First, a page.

Affiliated Institutions

Duke University

Her research interests in cultural anthropology explore the intersection of race, science, and digital media/technology on an international level. Within her work she explores the construction of knowledge, what and which bodies of knowledge are privileged. She also works towards her work building a bridge between public scholarship and academe. A key part of her work assesses how marginalized groups' popular knowledge of science and communication technology shape their construction of racial identity, community and navigation of power. Her research examines the ways these communities use communication mediums to negotiate transnational social, economic, and political struggles. Her work builds on research that attempts to question and locate race and new media /information technologies that increasingly stage dialogues in global, geographically boundless spaces in virtual settings.

Areas of Research

digital anthropology, engaged anthropology, anthropology of education


Heyward-Rotimi,Kamela. “Perspectives of Black Feminist Anthropology: An Interview with Dr. Johnnetta B. Cole,” VOICES, Association of Feminist Anthropologists Journal, vol. 2, no. 2 May 1998

Heyward-Rotimi,Kamela.”Yahoo-Yahoo”: The Nigerian Hacker and the 419 Underground Economy of Internet Fraud,” (working title) manuscript book contract with University of California Press (in progress)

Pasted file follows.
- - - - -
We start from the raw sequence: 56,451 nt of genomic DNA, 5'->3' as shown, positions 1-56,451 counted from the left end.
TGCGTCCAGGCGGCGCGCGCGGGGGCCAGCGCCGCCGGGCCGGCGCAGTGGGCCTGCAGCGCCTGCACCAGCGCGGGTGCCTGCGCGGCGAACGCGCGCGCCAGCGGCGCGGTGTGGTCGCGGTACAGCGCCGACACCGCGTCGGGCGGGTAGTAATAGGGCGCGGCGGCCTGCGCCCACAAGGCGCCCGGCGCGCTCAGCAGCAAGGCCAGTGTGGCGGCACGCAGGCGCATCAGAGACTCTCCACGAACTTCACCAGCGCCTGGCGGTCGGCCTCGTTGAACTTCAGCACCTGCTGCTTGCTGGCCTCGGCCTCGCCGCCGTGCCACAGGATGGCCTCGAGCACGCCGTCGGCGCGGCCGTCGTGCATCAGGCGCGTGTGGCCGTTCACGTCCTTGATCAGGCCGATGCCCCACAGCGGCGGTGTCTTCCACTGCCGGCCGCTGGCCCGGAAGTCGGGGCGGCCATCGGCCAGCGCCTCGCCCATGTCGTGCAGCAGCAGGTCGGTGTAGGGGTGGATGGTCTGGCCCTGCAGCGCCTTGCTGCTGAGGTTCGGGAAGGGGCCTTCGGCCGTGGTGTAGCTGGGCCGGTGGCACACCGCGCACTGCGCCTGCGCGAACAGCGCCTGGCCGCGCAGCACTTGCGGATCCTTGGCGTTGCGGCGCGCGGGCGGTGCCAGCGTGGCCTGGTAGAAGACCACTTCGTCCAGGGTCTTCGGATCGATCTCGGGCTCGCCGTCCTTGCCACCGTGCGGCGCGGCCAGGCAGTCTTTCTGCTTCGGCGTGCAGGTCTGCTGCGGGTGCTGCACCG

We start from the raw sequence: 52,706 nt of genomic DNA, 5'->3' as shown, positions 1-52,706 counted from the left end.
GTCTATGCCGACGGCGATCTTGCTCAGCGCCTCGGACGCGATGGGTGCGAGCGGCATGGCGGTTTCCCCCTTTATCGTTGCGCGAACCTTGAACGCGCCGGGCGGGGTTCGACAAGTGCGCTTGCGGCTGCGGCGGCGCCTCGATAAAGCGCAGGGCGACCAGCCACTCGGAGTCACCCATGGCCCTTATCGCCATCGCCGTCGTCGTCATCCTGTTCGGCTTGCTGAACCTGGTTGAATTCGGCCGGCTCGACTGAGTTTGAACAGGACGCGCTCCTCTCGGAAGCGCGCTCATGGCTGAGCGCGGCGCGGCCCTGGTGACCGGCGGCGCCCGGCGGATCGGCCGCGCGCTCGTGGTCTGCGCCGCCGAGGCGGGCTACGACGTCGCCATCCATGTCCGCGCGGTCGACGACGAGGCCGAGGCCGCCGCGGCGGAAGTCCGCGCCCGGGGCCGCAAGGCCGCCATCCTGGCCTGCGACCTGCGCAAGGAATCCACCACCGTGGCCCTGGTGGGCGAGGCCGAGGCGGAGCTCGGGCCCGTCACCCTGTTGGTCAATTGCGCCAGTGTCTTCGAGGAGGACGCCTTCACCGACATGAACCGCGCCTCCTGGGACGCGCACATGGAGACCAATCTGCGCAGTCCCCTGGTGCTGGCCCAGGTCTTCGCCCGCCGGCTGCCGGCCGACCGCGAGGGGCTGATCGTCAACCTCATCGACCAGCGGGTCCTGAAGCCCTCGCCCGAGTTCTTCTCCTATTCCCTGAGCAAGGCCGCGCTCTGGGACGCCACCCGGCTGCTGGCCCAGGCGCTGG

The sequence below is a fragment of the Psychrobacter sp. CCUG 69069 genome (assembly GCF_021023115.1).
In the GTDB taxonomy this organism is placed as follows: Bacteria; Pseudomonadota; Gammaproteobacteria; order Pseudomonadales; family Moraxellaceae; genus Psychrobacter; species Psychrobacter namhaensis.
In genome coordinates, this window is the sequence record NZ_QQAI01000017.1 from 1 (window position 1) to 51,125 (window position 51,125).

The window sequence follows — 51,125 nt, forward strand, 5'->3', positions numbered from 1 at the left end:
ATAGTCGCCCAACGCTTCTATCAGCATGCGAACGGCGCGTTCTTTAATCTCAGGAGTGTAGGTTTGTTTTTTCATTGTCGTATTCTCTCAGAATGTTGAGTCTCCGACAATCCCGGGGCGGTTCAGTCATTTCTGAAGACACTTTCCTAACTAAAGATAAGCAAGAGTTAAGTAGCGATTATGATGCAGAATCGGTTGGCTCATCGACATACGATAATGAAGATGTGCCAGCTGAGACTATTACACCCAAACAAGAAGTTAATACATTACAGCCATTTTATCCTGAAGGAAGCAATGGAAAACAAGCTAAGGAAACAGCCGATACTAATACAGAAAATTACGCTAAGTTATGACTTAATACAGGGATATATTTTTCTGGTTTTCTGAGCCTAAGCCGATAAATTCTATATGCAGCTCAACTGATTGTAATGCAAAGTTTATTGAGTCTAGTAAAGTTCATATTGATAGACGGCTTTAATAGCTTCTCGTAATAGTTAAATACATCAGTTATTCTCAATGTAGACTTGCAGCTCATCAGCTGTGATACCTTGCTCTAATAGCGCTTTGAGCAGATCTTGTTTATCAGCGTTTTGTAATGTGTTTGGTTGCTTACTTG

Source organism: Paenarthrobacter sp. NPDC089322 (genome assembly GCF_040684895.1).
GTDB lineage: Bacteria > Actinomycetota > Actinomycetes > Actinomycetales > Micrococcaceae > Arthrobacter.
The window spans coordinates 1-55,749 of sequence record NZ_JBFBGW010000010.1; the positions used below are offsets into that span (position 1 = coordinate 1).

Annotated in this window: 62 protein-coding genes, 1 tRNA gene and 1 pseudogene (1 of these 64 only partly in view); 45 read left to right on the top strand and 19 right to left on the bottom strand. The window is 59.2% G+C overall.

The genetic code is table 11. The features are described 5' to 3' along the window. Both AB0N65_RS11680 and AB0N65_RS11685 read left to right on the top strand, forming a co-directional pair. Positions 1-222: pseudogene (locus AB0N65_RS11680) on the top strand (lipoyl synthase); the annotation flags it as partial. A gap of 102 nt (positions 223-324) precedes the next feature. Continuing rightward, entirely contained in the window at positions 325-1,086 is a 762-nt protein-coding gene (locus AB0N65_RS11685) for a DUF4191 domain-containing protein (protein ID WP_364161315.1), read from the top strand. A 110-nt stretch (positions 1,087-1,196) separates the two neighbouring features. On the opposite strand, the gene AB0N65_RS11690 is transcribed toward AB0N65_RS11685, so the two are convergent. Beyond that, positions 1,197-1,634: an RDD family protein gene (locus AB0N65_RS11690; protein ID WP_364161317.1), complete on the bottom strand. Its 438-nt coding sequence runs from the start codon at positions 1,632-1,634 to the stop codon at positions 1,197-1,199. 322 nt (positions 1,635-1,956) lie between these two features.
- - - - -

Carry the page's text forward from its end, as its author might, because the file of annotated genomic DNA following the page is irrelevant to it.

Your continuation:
Ile-Ife, Osun, Nigeria

Currently working with the Department of Sociology and Anthropology at Obafemi Awolowo University to develop a four-field anthropology program with an engaged anthropology focus. Responsibilities to work with anthropology faculty to devise fieldwork theory and method curricula.

Ile-Ife, Osun, Nigeria

"Yahoo-Yahoo": The Nigerian Hacker and the 419 Underground Economy of Internet Fraud

She was awarded the Public Anthropology International book award and a contract with the University of California Press for her most recent research on Nigerian youth in urban Southwestern Nigeria. Her book manuscript examines 419 culture (Internet fraud), the underground economy it generates and how it impacts the Nigerian community. While a postdoctoral fellow at The Center for African and African American Research she will be working on her manuscript.